AS part of our ongoing series of health columns, Julie Hirst, public health specialist for NHS Derbyshire County, including Buxton and the High Peak, talks about World Diabetes Day.
World Diabetes Day, on November 14 every year, has grown from humble beginnings to become a globally-celebrated event to increase awareness about diabetes. It’s an important event with over 850,000 people in England now living with undiagnosed diabetes. There are a further 7 million people who may be at high risk of getting it too.
Diabetes is a long term condition that affects the body’s ability to process sugar. It is a serious condition that needs to be diagnosed early to avoid complications. These include Heart Disease, Amputations, Stroke, Blindness and Kidney Disease. With early diagnosis and careful management, people with diabetes can continue to lead healthy and active lives. There are famous athletes living with diabetes, such as Olympic legend Sir Steve Redgrave.
Do you know whether you are at higher risk of developing Type 2 diabetes? If you know you are at higher risk you can do something about it to ensure your risk doesn’t increase any further.
A number of factors are taken into consideration. Many are things we cannot control but some, such as healthy lifestyle, maintaining a healthy weight and being more active, can make a real difference. The risk factors include:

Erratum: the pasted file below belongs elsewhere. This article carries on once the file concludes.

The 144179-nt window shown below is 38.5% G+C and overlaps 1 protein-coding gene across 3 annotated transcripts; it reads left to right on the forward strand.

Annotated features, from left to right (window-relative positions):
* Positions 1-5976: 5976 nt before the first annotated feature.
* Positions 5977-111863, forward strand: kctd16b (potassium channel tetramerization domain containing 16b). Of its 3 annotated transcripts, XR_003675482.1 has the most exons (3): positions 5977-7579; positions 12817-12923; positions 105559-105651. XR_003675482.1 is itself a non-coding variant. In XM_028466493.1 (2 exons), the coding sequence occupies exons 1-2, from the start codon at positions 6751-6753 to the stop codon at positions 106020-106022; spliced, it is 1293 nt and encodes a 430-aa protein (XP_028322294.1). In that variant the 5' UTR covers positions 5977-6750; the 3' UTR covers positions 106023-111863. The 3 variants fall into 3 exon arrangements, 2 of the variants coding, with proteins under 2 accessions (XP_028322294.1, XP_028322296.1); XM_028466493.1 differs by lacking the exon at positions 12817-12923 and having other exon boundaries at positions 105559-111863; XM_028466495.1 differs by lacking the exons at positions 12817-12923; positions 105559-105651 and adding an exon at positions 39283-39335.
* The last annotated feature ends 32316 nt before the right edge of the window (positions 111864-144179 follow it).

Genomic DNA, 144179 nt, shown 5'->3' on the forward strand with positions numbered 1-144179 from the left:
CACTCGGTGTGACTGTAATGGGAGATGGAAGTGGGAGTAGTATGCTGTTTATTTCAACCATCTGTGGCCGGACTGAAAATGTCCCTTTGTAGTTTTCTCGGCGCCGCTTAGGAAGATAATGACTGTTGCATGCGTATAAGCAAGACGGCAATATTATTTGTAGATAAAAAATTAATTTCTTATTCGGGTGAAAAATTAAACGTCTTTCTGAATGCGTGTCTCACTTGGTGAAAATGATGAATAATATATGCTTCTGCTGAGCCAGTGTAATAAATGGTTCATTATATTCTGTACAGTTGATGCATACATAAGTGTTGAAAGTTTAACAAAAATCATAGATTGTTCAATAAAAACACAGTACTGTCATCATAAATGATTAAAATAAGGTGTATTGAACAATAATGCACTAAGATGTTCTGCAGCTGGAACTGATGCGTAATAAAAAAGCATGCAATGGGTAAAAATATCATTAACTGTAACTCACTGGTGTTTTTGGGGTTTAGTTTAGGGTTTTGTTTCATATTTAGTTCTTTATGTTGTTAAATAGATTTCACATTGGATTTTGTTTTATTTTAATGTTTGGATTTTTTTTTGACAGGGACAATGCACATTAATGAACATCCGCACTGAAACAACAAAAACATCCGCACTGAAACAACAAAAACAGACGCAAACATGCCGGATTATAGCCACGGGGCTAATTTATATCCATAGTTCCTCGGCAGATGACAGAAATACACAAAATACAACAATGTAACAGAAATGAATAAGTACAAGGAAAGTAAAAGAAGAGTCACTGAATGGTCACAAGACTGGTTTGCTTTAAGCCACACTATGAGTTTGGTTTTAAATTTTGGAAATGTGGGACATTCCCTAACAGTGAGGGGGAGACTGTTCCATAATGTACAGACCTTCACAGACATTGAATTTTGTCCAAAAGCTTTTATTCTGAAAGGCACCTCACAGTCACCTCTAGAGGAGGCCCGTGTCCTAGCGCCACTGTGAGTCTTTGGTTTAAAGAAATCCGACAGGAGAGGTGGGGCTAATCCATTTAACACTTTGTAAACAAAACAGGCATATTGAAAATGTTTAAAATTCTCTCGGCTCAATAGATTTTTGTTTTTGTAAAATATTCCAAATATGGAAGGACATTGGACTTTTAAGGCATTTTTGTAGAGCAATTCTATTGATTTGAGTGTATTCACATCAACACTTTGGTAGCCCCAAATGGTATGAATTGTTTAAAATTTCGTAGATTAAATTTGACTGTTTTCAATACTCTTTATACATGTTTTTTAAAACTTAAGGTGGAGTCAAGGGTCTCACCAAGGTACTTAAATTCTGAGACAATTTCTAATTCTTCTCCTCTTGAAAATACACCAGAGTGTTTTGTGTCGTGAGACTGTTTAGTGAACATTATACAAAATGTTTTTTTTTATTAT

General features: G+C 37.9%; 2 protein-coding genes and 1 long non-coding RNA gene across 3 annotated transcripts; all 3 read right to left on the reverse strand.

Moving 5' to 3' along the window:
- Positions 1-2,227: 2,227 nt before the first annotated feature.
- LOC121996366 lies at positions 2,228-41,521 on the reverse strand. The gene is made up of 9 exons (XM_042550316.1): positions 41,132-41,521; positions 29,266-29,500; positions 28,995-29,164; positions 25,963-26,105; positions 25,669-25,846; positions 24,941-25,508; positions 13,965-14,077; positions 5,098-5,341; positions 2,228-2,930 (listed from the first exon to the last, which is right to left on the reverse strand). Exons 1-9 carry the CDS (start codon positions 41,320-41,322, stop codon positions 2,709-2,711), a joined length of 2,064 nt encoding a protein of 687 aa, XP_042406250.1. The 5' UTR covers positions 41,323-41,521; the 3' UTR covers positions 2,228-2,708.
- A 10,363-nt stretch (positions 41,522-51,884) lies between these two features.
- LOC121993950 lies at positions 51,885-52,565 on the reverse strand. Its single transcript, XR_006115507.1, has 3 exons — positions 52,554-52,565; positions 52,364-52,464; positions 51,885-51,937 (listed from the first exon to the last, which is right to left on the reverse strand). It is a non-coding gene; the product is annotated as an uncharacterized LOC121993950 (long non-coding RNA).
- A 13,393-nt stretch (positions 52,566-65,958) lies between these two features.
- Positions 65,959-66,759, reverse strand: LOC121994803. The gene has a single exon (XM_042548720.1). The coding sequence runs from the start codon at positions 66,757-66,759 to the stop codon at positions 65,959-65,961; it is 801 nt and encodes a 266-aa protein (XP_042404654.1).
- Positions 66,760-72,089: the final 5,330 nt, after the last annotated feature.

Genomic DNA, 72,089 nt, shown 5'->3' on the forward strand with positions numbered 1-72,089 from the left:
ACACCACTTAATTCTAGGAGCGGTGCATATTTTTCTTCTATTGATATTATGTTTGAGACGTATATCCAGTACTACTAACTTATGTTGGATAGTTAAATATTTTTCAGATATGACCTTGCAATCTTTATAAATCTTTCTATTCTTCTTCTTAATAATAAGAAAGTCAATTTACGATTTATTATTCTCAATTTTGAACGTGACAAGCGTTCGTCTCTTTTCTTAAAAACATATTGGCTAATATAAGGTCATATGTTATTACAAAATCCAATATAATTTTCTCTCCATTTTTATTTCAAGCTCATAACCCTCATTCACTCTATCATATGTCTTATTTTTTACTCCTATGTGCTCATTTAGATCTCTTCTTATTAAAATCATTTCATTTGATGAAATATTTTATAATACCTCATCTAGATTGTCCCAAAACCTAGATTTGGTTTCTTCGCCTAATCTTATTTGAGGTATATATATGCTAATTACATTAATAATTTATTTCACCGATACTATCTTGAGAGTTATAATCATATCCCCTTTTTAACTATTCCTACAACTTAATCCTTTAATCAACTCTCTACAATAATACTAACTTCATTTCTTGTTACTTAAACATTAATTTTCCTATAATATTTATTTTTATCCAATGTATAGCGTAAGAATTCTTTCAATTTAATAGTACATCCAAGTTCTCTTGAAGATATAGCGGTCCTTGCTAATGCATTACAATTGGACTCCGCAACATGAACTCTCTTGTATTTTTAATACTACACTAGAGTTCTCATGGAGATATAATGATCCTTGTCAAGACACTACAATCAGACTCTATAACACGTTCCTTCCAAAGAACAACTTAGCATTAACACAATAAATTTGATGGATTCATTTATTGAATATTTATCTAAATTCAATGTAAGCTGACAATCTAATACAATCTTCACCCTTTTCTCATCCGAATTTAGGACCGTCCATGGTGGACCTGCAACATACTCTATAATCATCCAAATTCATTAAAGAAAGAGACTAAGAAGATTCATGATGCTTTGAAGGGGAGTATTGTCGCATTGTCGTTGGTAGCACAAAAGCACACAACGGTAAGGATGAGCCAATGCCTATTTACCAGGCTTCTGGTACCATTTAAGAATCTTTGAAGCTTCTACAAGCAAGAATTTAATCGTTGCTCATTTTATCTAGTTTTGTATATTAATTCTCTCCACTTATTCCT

* Being over 40 or over 25 if you’re Asian or black.
* Having a close family member (parent, brother or sister) who has type 2 diabetes.
* Being south Asian or African-Caribbean. These ethnic groups are five times more likely to get type 2 diabetes.
* Being overweight or obese, or having increased fat around your waist
* Having polycystic ovary syndrome, especially if you’re also overweight.
* Having had gestational diabetes during pregnancy
* Having impaired fasting glycaemia or impaired glucose tolerance.
If any of these risk factors apply to you, you should maintain a healthy weight to ensure that your risk of diabetes doesn’t increase further.
The symptoms of type 2 diabetes can develop gradually – that is why many people learn to live with the condition without being concerned. They may also put off going to their GP because they are worried about getting a diagnosis or that the condition might affect their work.
So, if you are passing urine more often than usual (especially at night), have increased thirst, are suffering from extreme tiredness, have unexplained weight loss, have genital itching or regular episodes of thrush, or have experienced slow healing of cuts and wounds, it is worth consulting your GP to get checked out.
Diabetes UK have an excellent website with further information regarding risk and symptoms of diabetes http://www.diabetes.org.uk.